#001 - Marie's Room - How it all started...

Friday evening, the 12ᵗʰ of February 2016, about 8 P.M. I'd just finished Oxenfree. My mind still on 'Edwards Island', thinking about the game, what I'd just experienced. It was more than just a game, it was something that had had an impact on me, something I'd carry with me for a long time.
"This is what I want to do. This is what I SHOULD do. I want to tell stories, my stories. I want to craft experiences for people to remember. Touch them."
And I started. So I did...

Fun fact: the room started out as a 70’s teenager girl bedroom.

Before I started working that night, on what eventually would become 'Marie's Room', I already had brainstormed quite a lot about what side project I wanted to work on next. The one I'd chosen was fairly simple in essence. I would start making props to decorate a complete teenager bedroom. By the way, fun fact: the room started out as a 70's teenager girl bedroom, but I quickly abandoned that idea early in development.

At that time I had nothing more than a Trello board full of reference pictures. Not really a plan at all. The only thing I knew was how I wanted it to look. I knew I wanted the room to tell a story. Even if only by environmental storytelling. Because at this point, it wasn't really the plan to make 'a game'. I wanted to create something visual. Never dared to think I would've been able to create a complete game.
So I started production, with the little bit of 'pre-production' I had done. This is probably not the way to go. But it kind of worked out for me I guess. If there is something I trust myself with, it's vision. And vision for this project? I knew I had.

February 2016 - The first ever prop I created for Marie's Room. When the idea of creating a 70's bedroom was still floating around.

My main purpose was to learn the Unreal 4 engine, I'd worked with UDK before, but had up until that point never touched UE4.

I already had quite some experience using Unity as the engine of choice at my day job. So the alternation between the two felt quite great, to learn the ins and outs of both of them. And to be able to compare them both, to decide for future projects which engine I'd prefer.
(this could be a blog post of its own maybe)

February 2016 - At this point, I knew if I could muster up the dedication, I could create the whole bedroom.

So for about a year, I worked on this project all alone. Still not really 'a game', more like a portfolio piece. I struggled a lot at the time. It was quite hard to keep the love for the project during this period. I never worked on 'Marie's Room' full time. Most of it I worked during the week, after my day job. Or in the weekends, when I could work in big chunks.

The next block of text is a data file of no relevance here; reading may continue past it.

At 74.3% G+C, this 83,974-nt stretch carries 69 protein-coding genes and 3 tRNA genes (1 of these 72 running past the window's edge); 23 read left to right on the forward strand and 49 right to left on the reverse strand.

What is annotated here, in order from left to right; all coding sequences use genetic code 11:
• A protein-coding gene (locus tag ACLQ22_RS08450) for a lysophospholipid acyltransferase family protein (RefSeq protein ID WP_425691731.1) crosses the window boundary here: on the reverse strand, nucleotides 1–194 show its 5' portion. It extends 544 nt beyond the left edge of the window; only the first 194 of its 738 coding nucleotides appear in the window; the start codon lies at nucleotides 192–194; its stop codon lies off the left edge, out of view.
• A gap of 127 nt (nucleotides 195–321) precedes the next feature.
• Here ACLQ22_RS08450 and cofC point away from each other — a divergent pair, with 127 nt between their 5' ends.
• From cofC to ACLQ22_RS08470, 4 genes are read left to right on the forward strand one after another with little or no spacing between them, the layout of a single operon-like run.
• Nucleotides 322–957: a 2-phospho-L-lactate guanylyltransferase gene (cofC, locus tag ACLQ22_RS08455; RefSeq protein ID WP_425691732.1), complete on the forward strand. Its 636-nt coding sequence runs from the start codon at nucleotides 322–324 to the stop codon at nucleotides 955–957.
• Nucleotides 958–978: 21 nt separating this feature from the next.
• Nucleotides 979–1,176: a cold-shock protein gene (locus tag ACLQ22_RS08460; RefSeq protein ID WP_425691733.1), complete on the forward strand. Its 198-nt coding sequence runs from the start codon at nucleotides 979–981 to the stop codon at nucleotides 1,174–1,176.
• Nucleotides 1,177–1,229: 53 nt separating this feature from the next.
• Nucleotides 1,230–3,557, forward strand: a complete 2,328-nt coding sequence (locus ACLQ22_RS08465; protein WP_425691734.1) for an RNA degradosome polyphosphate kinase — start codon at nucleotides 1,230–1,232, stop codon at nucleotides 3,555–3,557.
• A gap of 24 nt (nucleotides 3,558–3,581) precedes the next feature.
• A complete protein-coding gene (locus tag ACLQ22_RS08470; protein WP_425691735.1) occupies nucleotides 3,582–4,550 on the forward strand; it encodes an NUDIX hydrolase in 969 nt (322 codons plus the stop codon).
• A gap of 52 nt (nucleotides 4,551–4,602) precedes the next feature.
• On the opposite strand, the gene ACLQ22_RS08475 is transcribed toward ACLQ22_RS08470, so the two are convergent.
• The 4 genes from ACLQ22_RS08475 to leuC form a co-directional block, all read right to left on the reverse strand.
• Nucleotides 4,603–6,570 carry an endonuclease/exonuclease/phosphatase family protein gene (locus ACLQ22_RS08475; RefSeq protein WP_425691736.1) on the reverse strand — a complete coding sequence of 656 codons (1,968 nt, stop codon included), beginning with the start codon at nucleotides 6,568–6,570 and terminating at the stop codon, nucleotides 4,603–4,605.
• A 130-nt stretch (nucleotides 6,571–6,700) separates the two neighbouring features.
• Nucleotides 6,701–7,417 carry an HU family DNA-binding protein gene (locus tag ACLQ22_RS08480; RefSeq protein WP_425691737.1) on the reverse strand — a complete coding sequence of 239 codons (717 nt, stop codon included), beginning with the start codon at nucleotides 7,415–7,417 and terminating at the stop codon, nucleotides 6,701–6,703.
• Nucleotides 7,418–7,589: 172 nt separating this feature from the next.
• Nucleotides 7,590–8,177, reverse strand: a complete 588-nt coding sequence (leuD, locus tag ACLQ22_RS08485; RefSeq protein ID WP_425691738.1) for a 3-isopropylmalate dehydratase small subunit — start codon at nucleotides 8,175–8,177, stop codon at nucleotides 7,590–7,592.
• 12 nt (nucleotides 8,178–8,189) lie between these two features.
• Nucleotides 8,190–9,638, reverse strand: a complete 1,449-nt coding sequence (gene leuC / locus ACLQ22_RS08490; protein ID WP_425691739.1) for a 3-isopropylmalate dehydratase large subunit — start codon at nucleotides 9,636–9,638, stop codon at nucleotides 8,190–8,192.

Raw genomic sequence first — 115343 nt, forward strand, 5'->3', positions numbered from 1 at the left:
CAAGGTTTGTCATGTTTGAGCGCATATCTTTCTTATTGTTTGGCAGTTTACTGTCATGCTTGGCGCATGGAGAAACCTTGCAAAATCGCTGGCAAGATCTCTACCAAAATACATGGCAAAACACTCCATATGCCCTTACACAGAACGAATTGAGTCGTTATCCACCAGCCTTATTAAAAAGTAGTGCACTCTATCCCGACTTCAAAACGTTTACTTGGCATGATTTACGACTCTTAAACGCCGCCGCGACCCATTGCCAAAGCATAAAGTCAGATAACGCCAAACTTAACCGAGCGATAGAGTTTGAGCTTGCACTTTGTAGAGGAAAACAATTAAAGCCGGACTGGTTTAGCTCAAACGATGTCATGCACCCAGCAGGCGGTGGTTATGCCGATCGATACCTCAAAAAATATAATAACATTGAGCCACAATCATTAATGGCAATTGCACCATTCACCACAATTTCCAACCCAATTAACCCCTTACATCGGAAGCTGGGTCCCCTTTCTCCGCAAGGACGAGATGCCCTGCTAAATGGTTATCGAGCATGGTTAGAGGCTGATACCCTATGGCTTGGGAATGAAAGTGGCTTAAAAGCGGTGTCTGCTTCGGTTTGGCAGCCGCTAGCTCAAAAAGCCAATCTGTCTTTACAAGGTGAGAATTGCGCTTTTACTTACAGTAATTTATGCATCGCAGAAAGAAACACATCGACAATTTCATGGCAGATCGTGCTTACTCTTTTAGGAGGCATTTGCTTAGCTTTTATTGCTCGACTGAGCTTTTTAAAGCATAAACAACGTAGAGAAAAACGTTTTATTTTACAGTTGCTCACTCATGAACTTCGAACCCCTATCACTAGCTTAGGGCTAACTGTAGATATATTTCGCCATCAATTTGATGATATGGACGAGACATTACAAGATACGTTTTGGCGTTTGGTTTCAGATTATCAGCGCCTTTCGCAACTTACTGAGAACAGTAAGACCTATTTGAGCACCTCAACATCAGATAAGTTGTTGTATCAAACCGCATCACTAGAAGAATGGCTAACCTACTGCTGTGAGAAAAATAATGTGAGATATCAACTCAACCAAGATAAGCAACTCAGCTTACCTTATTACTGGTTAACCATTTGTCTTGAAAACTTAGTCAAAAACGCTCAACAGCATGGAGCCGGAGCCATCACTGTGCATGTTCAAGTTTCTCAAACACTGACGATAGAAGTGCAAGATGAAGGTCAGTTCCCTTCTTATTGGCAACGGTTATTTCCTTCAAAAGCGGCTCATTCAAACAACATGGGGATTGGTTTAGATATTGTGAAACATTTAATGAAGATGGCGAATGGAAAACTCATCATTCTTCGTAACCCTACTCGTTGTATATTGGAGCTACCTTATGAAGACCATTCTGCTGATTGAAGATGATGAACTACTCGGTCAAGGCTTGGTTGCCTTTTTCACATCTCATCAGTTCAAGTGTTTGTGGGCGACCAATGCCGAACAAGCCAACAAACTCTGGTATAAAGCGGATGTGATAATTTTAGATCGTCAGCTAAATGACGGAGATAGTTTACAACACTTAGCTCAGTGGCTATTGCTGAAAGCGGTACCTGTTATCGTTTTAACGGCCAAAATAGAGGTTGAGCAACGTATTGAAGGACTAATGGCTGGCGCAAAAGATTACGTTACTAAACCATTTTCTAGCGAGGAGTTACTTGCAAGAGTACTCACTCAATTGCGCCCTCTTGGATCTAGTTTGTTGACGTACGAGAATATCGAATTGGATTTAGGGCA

It's hard when you're working alone on a project. You start doubting the smallest things, "Is this the best approach?", "Is this how this cupboard should look like?", "Wouldn't it have been better if the lighting was at night?".
Or, the thing that I was struggling most with: everything that comes into the project, is yours. A lot of the times I lost the sense of, if what I was doing, was good enough. I started doubting my skills. Much later I learned some kind of solution to this problem. When (re)viewing your work, be it a game, or even music, movie,... try to do it in another context. When I watched the game being played on my TV for the first time, or projected on the wall at a friend's place, it 'clicked' again, everything fell in place. I could be critical about the work again, but not being devastated at the same time.

March 2016 - An early overpaint with early version of the room, to get an idea what would be needed.


The room started shaping up nicely. My process was fairly simple. I created all 3D assets in Blender, got the model in Unreal as soon as possible, and painted the textures while reviewing them in the engine. This is how I work most of the time. In my experience it's super beneficial to review your assets in the game engine itself. Because the lighting setup and material setup is already there. The work itself wasn't really hard here, it just was, well... a lot of work, because I wanted a lot of props so the room felt 'alive'. I think/hope I succeeded on that part.

May 2016 - This little corner is shaping up nicely. Still loads more to do.

In another blog post I'm going to continue the story. How I transitioned the static scene into a level where you could walk around as a player, the challenges of 'programming' the game as an artist, and how it felt to get other people involved.

I hope you liked this post and it was helpful or enjoyable in any way. If it was, I'd love to hear from it. Also, if you have any questions, or if you'd like for me to clarify a certain topic, don't hesitate to comment or contact me.

Hope to see you soon.